Johannesburg - The global mood continued to be positive on Monday morning as Asian markets moved further away from the four-year lows and possible bear markets reached last week. The JSE however did not join in the fun.
The big dual-listed commodity shares gave up a big part of the strong gains reached at the end of last week due to profit-taking. Shares like BHP Billiton [JSE:BHP], Anglo American [JSE:AGL] and Glencore [JSE:GLN] all lost more than 4% in early trade and at one stage their weight on the JSE pulled the Resources index more than 3% lower.
These shares were also sharply down in London, which stopped the rebound in European markets in its tracks after they made gains for first time in 2016 last week.
The result was that the All-share index was 0.11% lower at 47 611 points and the Top 40 index 0.35% weaker at 42 804 points.
The rand rallied on the back of the improved mood in world markets, trading at R16.47 to the dollar which helped the Financial index 0.62% higher. The Industrial index was virtually unchanged. By midday the Resources index was 2.52% softer but the Gold index traded 2.8% higher.
The lack of momentum on the JSE was particularly disappointing as the oil price, which was the main reason for the recent rout in share prices, continued its rally. The price of Brent crude rose above $32 per barrel as an icy spell in parts of the northern hemisphere pushed oil prices higher. The cold weather should increase the demand for oil.
MSCI's broadest index of Asia-Pacific shares outside Japan rose 1.5%, putting further distance between a four-year low plumbed last week.
Shanghai stocks added 1% and Tokyo's Nikkei, which slumped to a one-year low last week, rose 1.2%. Australian shares advanced 1.8% to a two-week peak.
On Friday, the S&P 500 rose 2% and the Dow added 1.3% on Friday as a cold snap in North America and Europe caused a rally in oil prices. The S&P energy sector surged 4.3%.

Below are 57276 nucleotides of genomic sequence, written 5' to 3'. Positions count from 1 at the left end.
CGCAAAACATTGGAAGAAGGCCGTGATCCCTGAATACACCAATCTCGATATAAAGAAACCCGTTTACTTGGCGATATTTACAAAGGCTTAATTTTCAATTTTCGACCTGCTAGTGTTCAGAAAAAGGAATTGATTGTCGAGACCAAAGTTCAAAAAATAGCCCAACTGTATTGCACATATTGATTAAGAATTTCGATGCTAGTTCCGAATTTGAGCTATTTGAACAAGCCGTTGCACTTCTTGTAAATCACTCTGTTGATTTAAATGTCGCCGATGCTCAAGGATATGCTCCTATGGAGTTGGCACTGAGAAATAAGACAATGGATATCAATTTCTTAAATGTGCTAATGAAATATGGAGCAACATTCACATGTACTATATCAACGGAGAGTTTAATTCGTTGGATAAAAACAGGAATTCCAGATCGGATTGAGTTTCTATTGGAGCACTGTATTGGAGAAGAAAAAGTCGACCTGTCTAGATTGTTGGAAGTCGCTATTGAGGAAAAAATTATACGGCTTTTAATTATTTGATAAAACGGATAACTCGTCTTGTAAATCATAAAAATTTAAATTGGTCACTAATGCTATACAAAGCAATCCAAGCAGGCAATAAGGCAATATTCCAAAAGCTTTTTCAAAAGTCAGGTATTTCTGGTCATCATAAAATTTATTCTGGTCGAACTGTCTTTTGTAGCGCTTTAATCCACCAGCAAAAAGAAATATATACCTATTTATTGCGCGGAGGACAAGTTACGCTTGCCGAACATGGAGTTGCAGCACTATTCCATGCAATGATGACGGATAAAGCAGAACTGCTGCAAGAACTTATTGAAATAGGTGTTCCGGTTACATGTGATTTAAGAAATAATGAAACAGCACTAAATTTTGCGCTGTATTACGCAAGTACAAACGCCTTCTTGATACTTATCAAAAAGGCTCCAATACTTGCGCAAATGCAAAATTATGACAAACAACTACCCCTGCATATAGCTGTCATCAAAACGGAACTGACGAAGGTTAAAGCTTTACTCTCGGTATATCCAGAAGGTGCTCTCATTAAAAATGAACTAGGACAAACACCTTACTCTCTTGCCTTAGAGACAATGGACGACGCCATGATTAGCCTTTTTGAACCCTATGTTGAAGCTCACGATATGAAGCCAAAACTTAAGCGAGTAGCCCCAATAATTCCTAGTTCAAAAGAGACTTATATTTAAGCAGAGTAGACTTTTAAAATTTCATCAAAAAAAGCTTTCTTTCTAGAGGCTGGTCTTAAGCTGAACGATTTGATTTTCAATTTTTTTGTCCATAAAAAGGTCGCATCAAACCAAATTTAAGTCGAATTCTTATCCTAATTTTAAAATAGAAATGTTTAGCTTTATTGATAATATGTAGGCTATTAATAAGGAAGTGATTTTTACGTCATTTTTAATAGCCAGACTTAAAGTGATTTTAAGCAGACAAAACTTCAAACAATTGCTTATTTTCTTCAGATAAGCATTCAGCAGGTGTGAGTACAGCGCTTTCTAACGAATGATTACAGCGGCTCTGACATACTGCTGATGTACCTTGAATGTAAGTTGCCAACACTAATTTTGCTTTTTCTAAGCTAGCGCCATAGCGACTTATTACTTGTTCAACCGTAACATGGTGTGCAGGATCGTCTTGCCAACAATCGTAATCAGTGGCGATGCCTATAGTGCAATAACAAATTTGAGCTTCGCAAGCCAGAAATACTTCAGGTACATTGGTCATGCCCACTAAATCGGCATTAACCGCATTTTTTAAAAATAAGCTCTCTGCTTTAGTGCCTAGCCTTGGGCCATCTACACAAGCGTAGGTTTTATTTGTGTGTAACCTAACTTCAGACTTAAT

Analysts said the continued rise in share prices will depend on central banks delivering on expectations of more stimulatory measures.
Both the Federal Reserve and Bank of Japan hold policy meetings this week. Investors will look for any hints of when the Fed intends to make a second interest rate hike, while there is speculation that the BOJ could opt to take additional easing measures. Investors expect no action from the Fed or BOJ, although investors will be looking for a more dovish forward bias.
Resources shares will however remain under pressure as expectations are that commodity prices will not increase soon because of high overproduction levels.
BHP Billiton, one of the world’s top commodity producers, said last week that it did not expect the prices of iron and coal to recover in the next few years. At midday BHP Billiton was 2.85% lower at R152.24, but at one stage it dropped more than 4% to R147.70.
Anglo American reached another 52-week low on Monday morning when the share price dropped 5.96% to R52.90. The share has now lost 63.03% of its value over the past 90 days. Glencore was 4.70% softer at R18.65.
It is however interesting that investors are beginning to see value in some of the commodity shares that have been the hardest hit by the slump in commodity prices, particularly the iron producers Assore [JSE:ASR] and Kumba Iron Ore [JSE:KIO].
Assore gained 10.1% to R87.50 by midday on Monday after rising more than 40% over the previous seven days. Before the recovery, Assore dropped from a 52-week high of R179.60 to a low of R56 on January 12.
Kumba, which lost more than 80% of its value, was more than 20% higher over the past seven days before Monday’s trade. The pattern continued and the share price gained another 7.15% to R32.56 on Monday morning.